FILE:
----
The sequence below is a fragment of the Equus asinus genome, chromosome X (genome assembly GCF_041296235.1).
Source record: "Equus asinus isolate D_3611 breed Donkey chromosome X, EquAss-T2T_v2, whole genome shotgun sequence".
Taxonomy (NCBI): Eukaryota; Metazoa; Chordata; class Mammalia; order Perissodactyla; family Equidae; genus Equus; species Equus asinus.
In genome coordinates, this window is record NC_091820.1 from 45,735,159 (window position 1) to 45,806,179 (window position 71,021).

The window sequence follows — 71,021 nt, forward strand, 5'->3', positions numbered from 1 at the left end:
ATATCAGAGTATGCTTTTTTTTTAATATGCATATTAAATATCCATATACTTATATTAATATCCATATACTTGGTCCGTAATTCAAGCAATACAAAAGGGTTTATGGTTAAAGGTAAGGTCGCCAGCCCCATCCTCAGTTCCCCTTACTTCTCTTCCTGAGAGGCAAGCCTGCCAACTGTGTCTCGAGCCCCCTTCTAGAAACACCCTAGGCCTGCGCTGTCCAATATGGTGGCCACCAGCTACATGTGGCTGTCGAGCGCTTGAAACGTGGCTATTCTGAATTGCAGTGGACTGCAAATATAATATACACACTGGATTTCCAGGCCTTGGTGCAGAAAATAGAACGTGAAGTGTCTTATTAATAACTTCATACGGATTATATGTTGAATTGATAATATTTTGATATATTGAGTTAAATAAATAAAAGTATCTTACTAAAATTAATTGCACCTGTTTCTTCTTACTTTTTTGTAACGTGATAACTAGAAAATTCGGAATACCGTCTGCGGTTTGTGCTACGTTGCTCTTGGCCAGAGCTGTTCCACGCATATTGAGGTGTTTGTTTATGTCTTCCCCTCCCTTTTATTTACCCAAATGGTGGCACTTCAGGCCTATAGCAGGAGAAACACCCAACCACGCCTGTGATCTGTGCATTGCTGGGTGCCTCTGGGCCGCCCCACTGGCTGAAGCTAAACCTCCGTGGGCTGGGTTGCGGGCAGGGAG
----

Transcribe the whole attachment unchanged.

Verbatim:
The sequence below is a fragment of the Equus asinus genome, chromosome X (genome assembly GCF_041296235.1).
Source record: "Equus asinus isolate D_3611 breed Donkey chromosome X, EquAss-T2T_v2, whole genome shotgun sequence".
Taxonomy (NCBI): Eukaryota; Metazoa; Chordata; class Mammalia; order Perissodactyla; family Equidae; genus Equus; species Equus asinus.
In genome coordinates, this window is record NC_091820.1 from 45,735,159 (window position 1) to 45,806,179 (window position 71,021).

The window sequence follows — 71,021 nt, forward strand, 5'->3', positions numbered from 1 at the left end:
ATATCAGAGTATGCTTTTTTTTTAATATGCATATTAAATATCCATATACTTATATTAATATCCATATACTTGGTCCGTAATTCAAGCAATACAAAAGGGTTTATGGTTAAAGGTAAGGTCGCCAGCCCCATCCTCAGTTCCCCTTACTTCTCTTCCTGAGAGGCAAGCCTGCCAACTGTGTCTCGAGCCCCCTTCTAGAAACACCCTAGGCCTGCGCTGTCCAATATGGTGGCCACCAGCTACATGTGGCTGTCGAGCGCTTGAAACGTGGCTATTCTGAATTGCAGTGGACTGCAAATATAATATACACACTGGATTTCCAGGCCTTGGTGCAGAAAATAGAACGTGAAGTGTCTTATTAATAACTTCATACGGATTATATGTTGAATTGATAATATTTTGATATATTGAGTTAAATAAATAAAAGTATCTTACTAAAATTAATTGCACCTGTTTCTTCTTACTTTTTTGTAACGTGATAACTAGAAAATTCGGAATACCGTCTGCGGTTTGTGCTACGTTGCTCTTGGCCAGAGCTGTTCCACGCATATTGAGGTGTTTGTTTATGTCTTCCCCTCCCTTTTATTTACCCAAATGGTGGCACTTCAGGCCTATAGCAGGAGAAACACCCAACCACGCCTGTGATCTGTGCATTGCTGGGTGCCTCTGGGCCGCCCCACTGGCTGAAGCTAAACCTCCGTGGGCTGGGTTGCGGGCAGGGAG